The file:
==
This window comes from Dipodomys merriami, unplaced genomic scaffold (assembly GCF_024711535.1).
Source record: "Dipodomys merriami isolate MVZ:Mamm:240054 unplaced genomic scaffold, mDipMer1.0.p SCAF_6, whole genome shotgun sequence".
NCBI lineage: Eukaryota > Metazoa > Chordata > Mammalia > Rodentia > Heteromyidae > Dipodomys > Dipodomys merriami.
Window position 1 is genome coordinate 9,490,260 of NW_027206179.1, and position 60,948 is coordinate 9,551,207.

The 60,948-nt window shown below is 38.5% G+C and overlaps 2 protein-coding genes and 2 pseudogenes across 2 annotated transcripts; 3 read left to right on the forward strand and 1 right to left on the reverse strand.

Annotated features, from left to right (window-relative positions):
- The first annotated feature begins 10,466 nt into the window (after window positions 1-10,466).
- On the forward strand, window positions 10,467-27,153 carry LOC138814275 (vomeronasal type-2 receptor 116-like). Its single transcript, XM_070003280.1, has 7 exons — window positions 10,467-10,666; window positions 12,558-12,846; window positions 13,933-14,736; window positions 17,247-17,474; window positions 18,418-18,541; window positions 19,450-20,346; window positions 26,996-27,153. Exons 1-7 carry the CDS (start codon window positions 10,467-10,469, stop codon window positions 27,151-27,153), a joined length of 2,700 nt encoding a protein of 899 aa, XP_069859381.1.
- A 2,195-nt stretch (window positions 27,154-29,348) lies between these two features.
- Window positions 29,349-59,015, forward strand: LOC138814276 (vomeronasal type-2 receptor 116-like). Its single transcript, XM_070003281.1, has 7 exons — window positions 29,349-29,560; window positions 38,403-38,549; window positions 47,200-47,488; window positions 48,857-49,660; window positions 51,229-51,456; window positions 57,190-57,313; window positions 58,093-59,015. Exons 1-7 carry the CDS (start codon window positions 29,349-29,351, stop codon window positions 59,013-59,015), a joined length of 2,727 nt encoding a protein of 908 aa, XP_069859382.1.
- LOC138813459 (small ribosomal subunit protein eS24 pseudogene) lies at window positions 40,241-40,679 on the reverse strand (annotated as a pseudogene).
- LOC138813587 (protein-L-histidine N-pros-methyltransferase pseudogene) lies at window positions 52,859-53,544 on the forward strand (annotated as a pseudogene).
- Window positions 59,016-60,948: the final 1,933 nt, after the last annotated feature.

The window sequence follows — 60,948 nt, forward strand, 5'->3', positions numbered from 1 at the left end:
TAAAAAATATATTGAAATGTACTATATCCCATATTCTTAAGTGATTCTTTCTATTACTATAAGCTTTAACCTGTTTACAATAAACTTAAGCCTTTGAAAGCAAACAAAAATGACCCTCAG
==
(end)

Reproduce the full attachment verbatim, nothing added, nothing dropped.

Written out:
This window comes from Dipodomys merriami, unplaced genomic scaffold (assembly GCF_024711535.1).
Source record: "Dipodomys merriami isolate MVZ:Mamm:240054 unplaced genomic scaffold, mDipMer1.0.p SCAF_6, whole genome shotgun sequence".
NCBI lineage: Eukaryota > Metazoa > Chordata > Mammalia > Rodentia > Heteromyidae > Dipodomys > Dipodomys merriami.
Window position 1 is genome coordinate 9,490,260 of NW_027206179.1, and position 60,948 is coordinate 9,551,207.

The 60,948-nt window shown below is 38.5% G+C and overlaps 2 protein-coding genes and 2 pseudogenes across 2 annotated transcripts; 3 read left to right on the forward strand and 1 right to left on the reverse strand.

Annotated features, from left to right (window-relative positions):
- The first annotated feature begins 10,466 nt into the window (after window positions 1-10,466).
- On the forward strand, window positions 10,467-27,153 carry LOC138814275 (vomeronasal type-2 receptor 116-like). Its single transcript, XM_070003280.1, has 7 exons — window positions 10,467-10,666; window positions 12,558-12,846; window positions 13,933-14,736; window positions 17,247-17,474; window positions 18,418-18,541; window positions 19,450-20,346; window positions 26,996-27,153. Exons 1-7 carry the CDS (start codon window positions 10,467-10,469, stop codon window positions 27,151-27,153), a joined length of 2,700 nt encoding a protein of 899 aa, XP_069859381.1.
- A 2,195-nt stretch (window positions 27,154-29,348) lies between these two features.
- Window positions 29,349-59,015, forward strand: LOC138814276 (vomeronasal type-2 receptor 116-like). Its single transcript, XM_070003281.1, has 7 exons — window positions 29,349-29,560; window positions 38,403-38,549; window positions 47,200-47,488; window positions 48,857-49,660; window positions 51,229-51,456; window positions 57,190-57,313; window positions 58,093-59,015. Exons 1-7 carry the CDS (start codon window positions 29,349-29,351, stop codon window positions 59,013-59,015), a joined length of 2,727 nt encoding a protein of 908 aa, XP_069859382.1.
- LOC138813459 (small ribosomal subunit protein eS24 pseudogene) lies at window positions 40,241-40,679 on the reverse strand (annotated as a pseudogene).
- LOC138813587 (protein-L-histidine N-pros-methyltransferase pseudogene) lies at window positions 52,859-53,544 on the forward strand (annotated as a pseudogene).
- Window positions 59,016-60,948: the final 1,933 nt, after the last annotated feature.

The window sequence follows — 60,948 nt, forward strand, 5'->3', positions numbered from 1 at the left end:
TAAAAAATATATTGAAATGTACTATATCCCATATTCTTAAGTGATTCTTTCTATTACTATAAGCTTTAACCTGTTTACAATAAACTTAAGCCTTTGAAAGCAAACAAAAATGACCCTCAG